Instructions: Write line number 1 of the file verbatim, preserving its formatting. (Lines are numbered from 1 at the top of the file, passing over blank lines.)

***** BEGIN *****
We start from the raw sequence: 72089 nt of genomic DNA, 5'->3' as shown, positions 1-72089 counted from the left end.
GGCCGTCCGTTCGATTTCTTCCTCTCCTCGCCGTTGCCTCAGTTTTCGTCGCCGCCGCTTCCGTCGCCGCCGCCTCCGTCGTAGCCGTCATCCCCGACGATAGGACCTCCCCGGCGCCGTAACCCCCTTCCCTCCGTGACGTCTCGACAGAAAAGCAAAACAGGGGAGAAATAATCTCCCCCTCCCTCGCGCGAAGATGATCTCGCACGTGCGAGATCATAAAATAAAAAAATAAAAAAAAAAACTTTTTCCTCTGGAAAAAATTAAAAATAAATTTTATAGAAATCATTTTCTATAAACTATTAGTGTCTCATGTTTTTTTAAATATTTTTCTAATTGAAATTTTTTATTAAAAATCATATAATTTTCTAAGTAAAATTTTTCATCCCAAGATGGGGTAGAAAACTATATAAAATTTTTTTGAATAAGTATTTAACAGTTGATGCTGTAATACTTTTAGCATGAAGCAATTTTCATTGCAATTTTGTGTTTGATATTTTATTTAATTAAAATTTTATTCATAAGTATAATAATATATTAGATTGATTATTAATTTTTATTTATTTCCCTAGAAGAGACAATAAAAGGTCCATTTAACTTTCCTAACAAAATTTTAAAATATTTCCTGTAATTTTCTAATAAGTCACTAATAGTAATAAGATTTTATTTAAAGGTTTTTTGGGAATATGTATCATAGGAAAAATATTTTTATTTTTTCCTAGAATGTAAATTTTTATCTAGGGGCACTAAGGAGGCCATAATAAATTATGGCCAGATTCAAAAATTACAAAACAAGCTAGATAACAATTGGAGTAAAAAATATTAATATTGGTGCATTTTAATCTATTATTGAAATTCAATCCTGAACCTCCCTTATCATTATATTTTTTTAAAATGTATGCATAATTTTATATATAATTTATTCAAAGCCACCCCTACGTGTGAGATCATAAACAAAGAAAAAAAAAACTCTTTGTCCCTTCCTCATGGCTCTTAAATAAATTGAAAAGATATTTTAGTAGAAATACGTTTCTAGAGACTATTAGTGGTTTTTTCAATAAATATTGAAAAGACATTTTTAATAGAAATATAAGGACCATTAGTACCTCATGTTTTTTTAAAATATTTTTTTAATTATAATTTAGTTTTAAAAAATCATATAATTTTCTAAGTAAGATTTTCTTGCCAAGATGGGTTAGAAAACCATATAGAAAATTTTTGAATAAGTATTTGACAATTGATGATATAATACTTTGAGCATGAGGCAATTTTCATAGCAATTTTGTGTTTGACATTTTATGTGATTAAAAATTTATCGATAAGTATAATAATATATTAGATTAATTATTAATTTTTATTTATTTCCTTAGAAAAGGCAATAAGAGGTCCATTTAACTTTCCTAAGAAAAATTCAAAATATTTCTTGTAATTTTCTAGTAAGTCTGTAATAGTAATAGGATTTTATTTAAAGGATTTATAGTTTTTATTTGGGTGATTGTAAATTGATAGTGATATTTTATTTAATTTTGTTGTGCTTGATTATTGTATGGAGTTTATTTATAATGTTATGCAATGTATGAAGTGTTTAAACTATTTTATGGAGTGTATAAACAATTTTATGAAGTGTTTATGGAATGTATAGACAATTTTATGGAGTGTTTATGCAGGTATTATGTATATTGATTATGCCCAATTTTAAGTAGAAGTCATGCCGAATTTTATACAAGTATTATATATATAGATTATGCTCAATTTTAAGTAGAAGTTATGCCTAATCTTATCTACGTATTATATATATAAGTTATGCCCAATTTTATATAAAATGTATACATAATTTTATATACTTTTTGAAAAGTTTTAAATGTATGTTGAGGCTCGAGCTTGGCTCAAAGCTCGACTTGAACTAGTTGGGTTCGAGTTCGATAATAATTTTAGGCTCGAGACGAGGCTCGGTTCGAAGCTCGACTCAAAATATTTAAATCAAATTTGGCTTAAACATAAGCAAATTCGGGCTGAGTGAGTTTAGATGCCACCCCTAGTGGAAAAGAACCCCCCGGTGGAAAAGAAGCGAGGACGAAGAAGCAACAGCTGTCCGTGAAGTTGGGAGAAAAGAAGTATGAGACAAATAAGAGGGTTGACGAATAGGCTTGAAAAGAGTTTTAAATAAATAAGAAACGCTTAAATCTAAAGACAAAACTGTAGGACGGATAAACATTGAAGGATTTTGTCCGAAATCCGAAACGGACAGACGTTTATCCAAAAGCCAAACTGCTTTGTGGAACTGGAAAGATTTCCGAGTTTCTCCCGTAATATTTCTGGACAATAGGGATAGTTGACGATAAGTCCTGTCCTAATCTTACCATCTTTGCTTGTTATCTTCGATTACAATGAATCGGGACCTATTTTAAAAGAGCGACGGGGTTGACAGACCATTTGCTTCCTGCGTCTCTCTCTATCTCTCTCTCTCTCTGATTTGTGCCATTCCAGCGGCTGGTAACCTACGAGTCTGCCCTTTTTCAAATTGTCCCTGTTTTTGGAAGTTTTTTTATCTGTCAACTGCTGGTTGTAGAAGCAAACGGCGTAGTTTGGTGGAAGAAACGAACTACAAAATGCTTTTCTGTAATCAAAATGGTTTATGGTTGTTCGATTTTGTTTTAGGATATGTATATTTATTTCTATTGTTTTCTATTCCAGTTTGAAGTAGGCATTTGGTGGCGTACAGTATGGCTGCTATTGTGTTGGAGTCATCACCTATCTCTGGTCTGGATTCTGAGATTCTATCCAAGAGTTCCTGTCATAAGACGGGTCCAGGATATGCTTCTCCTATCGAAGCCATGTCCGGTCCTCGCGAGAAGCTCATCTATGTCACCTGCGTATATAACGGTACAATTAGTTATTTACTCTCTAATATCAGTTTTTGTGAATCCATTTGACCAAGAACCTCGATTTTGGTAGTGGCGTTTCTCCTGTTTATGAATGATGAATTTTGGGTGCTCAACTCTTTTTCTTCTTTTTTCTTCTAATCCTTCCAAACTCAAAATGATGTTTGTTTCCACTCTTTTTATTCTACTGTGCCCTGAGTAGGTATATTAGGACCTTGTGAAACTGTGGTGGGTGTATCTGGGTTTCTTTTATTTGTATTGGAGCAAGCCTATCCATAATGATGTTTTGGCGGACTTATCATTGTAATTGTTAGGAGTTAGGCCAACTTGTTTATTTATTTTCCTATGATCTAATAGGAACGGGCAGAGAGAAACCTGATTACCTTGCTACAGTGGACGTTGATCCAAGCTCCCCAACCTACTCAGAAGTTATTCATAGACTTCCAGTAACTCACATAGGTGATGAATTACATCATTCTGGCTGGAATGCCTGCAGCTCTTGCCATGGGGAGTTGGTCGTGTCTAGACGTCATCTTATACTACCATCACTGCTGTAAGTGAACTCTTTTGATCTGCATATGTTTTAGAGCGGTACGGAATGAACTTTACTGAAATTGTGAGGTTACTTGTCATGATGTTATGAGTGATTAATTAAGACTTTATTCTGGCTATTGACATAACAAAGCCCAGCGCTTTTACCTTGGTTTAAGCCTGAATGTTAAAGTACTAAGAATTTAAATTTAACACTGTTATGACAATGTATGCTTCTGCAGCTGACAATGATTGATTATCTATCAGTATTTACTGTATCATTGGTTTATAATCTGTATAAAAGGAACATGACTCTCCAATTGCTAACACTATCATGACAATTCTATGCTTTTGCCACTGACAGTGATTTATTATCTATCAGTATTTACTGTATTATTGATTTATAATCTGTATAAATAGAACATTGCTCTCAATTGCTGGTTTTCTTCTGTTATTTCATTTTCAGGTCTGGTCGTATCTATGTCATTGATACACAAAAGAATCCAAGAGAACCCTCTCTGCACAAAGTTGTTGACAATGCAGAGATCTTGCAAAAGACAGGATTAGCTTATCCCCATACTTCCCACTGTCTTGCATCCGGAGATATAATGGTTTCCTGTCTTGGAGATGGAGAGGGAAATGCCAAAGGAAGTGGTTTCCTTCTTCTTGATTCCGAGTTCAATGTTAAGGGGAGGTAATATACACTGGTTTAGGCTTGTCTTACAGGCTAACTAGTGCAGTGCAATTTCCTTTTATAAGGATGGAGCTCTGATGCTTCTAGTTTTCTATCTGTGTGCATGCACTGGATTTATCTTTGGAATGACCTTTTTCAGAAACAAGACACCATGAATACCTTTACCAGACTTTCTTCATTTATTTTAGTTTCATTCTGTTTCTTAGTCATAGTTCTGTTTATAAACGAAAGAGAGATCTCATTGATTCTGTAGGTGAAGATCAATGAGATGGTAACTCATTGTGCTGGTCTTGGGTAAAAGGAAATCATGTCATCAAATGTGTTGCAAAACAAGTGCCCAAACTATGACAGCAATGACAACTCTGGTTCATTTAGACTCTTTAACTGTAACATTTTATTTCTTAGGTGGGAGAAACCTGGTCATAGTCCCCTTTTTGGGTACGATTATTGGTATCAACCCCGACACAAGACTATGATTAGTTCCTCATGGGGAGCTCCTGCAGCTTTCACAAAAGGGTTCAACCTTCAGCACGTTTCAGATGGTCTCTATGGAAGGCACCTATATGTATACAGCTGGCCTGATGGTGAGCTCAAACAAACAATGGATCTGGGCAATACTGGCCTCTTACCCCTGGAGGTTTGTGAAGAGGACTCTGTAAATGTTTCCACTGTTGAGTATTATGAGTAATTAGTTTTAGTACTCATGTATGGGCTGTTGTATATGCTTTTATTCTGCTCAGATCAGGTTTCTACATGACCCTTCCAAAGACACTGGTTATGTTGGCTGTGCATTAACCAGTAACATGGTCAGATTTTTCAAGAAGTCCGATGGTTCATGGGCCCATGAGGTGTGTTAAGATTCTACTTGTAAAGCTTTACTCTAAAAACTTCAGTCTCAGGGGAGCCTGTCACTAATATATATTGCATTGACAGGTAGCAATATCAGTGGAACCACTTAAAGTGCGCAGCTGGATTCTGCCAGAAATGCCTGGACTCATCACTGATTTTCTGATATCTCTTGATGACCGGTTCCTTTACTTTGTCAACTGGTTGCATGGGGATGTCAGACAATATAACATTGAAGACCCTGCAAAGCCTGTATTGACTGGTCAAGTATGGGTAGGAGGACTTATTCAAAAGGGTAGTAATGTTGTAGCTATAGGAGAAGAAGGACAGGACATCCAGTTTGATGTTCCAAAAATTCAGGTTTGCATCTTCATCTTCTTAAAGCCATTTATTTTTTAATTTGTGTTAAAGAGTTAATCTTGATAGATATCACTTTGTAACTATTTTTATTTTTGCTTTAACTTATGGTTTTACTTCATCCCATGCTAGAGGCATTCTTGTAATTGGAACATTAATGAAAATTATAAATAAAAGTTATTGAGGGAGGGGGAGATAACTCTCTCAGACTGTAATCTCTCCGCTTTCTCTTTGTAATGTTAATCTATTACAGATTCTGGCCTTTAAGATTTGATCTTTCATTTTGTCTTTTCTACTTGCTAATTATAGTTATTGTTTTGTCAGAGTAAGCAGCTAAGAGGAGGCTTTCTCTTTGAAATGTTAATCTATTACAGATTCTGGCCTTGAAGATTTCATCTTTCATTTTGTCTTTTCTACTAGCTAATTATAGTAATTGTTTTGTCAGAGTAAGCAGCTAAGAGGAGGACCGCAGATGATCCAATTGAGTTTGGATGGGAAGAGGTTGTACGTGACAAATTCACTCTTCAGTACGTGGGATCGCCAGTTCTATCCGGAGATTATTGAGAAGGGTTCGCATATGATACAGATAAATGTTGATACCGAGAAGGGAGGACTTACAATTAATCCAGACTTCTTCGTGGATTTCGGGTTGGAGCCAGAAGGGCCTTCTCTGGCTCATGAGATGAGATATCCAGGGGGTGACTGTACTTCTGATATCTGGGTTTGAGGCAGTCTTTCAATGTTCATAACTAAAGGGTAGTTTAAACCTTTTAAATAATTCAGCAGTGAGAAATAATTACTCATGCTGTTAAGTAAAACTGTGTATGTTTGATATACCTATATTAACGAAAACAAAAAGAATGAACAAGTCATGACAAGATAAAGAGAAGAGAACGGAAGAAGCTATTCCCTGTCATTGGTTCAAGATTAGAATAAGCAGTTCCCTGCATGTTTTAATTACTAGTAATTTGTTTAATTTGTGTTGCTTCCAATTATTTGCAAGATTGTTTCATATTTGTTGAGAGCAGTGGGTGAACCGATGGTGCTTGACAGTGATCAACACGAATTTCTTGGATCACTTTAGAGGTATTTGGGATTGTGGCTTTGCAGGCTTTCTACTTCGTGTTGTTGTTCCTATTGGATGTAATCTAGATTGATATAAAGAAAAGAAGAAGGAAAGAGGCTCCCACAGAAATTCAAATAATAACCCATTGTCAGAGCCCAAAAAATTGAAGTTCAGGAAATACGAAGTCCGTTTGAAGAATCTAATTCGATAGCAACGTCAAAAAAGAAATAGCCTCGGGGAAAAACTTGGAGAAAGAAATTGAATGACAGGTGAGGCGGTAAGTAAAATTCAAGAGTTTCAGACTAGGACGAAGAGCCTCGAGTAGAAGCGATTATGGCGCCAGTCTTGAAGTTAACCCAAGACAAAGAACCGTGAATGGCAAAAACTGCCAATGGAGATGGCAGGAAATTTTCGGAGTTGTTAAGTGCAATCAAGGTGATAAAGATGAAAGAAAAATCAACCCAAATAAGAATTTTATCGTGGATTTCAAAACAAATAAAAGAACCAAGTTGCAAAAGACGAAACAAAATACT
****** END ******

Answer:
We start from the raw sequence: 72089 nt of genomic DNA, 5'->3' as shown, positions 1-72089 counted from the left end.